Ryan came over from his locker. He was the professional one. His locker was already cleaned out and his travel bag ready to go. “I’ll accept five to one. There is no way Han can possibly get this one right. One of us will be able to get our money back.”

     Jack stood in front of me, as if it would help activate my pre-sight.

    “Okay, so what do you see, what will my Sergeant in Charge look like?” he demanded from me.

    It took a few seconds before I could answer. “Large man, mid forties, salt-and-pepper. Stacey. Black man, open face, laughs a lot. Ryan. Sorry to say, but it looks as if you’re in for it. Solid, old timer with beard. Very particular and, wait . . . perfectionist! Slick. Plains person, yellow skin, strange eyes, can’t get anything more. So, is the bet on?”

    “No!” Jack was adamant.

    We all stared at him. “You said five to one. You only gave us four. We need your own as well” he insisted.

    O-kay. Now, it was one thing telling other people’s futures. It was a totally different ball-game telling my own.

    I wanted this bet. It was easy money and I’ve never been wrong before. Should I chance on myself?

    Yes, I really wanted this.

    Turning from the expectant group, I fiddled with my own tie, watching my reflection in the mirror on the inside of the locker door.

    Looking into my violet-black eyes, I allowed myself to get lost in them, then spoke to the students as if from afar.

    “Old guy, balding, near retirement, genuine smile.”

    I kept fiddling with a perfectly good tie. More was coming through. This was one of those strange, very real-seeming daydreams I sometimes had.

    He was called Tucker. He had the utmost respect for me. He knew I was different. I felt love and compassion from him, as if he had known me all my life, as if he was my dad. As if he knew we were meant to be partners.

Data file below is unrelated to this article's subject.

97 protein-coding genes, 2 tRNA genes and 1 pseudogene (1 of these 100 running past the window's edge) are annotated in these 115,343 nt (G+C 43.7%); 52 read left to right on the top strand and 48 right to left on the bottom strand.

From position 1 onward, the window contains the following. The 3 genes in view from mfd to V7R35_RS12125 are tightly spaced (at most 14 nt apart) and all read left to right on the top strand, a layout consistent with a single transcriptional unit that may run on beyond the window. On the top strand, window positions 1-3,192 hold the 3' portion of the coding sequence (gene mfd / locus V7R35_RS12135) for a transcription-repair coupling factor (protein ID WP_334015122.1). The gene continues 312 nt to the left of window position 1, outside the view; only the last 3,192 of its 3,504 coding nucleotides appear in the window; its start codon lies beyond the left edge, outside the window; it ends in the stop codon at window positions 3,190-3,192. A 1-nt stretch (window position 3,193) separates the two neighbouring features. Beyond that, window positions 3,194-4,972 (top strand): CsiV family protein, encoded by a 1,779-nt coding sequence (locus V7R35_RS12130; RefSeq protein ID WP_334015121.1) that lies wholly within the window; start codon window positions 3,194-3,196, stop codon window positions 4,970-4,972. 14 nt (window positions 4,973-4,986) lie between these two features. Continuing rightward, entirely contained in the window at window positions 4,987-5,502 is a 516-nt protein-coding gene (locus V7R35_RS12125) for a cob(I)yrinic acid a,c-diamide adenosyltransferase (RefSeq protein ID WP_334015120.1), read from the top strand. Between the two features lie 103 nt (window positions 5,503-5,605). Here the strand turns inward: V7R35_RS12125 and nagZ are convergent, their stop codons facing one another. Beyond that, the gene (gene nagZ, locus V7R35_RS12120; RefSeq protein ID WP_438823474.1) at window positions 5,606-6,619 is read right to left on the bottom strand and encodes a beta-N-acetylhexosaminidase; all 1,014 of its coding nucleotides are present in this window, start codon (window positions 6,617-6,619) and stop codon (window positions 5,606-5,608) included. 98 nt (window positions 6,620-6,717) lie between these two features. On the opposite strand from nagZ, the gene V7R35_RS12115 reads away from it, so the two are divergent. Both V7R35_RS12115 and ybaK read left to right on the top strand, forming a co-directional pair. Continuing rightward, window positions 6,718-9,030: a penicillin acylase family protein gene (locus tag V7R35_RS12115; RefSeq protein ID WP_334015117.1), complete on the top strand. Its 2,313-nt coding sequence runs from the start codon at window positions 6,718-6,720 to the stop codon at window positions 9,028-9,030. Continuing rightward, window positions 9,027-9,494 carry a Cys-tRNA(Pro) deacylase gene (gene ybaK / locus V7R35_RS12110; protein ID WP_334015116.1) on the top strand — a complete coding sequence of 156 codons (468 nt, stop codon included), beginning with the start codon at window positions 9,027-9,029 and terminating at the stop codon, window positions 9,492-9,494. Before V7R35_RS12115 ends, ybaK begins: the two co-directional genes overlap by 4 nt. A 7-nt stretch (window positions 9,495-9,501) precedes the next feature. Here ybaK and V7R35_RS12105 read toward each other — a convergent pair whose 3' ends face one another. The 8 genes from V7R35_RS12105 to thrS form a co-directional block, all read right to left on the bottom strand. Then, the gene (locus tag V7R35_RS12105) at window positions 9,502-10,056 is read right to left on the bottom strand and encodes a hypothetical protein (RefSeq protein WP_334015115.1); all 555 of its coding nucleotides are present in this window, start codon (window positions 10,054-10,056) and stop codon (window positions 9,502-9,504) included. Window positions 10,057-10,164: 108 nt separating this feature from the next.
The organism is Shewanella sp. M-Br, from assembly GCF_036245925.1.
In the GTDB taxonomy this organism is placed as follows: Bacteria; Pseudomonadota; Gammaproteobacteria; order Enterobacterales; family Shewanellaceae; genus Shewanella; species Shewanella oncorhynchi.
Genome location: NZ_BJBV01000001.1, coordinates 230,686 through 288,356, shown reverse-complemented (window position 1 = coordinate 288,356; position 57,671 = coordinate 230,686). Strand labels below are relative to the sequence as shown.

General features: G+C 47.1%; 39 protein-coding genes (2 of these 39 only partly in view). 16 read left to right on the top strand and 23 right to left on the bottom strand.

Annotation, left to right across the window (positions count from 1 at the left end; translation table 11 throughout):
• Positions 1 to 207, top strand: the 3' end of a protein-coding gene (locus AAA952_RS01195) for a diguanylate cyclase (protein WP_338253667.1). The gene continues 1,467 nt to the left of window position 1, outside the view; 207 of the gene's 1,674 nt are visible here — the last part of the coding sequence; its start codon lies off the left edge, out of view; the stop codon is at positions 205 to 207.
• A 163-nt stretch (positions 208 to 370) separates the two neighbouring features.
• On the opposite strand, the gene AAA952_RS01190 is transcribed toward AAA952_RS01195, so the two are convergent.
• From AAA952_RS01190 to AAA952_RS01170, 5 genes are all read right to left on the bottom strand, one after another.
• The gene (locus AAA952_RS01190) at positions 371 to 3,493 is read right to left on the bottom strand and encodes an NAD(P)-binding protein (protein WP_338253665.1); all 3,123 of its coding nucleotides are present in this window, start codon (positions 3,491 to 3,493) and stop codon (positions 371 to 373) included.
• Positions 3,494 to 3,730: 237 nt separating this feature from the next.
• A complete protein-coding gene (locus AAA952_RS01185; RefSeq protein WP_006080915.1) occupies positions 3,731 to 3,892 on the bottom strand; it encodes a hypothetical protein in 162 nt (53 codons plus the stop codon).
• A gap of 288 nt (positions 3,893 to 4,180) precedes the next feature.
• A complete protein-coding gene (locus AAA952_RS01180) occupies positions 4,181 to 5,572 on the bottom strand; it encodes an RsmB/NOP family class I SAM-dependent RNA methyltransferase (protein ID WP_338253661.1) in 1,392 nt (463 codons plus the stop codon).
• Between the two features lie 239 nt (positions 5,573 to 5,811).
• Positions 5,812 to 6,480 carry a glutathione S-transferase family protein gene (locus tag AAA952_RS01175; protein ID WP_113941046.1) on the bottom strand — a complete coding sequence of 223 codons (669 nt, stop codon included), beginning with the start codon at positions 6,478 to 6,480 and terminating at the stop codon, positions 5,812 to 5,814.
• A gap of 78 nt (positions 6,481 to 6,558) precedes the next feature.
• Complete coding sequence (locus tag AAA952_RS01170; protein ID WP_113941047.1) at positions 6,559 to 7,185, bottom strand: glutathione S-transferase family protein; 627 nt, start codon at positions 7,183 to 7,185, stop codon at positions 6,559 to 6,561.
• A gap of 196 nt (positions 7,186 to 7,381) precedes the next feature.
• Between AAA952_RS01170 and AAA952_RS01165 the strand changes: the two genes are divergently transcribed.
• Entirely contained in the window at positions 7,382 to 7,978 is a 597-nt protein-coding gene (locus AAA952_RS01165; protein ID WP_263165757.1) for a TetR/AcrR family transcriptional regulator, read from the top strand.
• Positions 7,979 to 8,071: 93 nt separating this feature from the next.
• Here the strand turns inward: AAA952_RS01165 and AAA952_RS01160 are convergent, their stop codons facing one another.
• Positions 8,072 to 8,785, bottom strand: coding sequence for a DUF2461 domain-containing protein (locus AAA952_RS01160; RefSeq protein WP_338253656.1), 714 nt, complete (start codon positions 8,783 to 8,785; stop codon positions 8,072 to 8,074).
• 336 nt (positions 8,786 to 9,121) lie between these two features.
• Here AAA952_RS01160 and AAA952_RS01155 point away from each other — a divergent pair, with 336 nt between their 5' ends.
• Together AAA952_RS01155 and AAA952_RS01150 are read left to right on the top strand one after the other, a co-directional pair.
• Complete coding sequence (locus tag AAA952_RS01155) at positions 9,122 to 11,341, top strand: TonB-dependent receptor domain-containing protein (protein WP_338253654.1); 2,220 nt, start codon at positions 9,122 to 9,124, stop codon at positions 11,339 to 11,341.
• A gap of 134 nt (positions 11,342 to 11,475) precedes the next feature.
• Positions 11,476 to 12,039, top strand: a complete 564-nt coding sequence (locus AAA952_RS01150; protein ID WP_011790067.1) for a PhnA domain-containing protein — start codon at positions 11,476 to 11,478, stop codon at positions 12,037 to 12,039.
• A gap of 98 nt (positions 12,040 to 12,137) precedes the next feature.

Wanting to pursue this dream/vision, I took a step towards the mirror, bumping my nose. Everyone burst out laughing.

    “All bets confirmed?” Slick wanted to conclude business, adjusting his glasses. He was so far-sighted, he needed those to see up close. He had wonderful natural vision on the shooting range, never missing a bull’s-eye.

    “Yes”, “Uh”, “Yip”, “Definitely” came the replies while I rubbed my sore nose.

    “You’ll all see who will be laughing come First Day” I remarked sourly at them.

    “Now, do not get all hot-headed about good banter” Slick told me. “You’ll have your money soon. That should be revenge enough.”

    Ryan departed with his bag and the rest of us rushed to clear our lockers. Then we followed him outside, leaving Stacey to finish up in peace.

    I never understood why she was always behind with everything. It was a miracle that she made the grades required.

    Luckily we did not have long to wait. Jack was just starting to pick his teeth when she joined us. We left our bags in the passage and headed over to our Commanding Officer.

    With just the five of us, there was not going to be an official parade, just a small ceremony of handing over our badges and our graduation papers.

    We lined up in Sergeant Wilke’s office and stood to attention.

    It was one of Mayor Houghton's duties to welcome new officers to his taskforce. The Universe knew he needed them.

    At the rate crime was climbing in the cities, Security Forces work was popular and well-paid employment. It simply took some doing in finishing the courses and staying alive on the job.

    “I’m so glad you young people decided to serve New Haven. Congratulations to all of you” the mayor said while handing each person a badge and a rolled up certificate. His handshake was clammy and it felt like touching a dead fish.

    He was perspiring by the time he had finished. Wheezing, he turned his bulk to Sergeant Wilke. “I hope these ones last a little longer than the last batch.”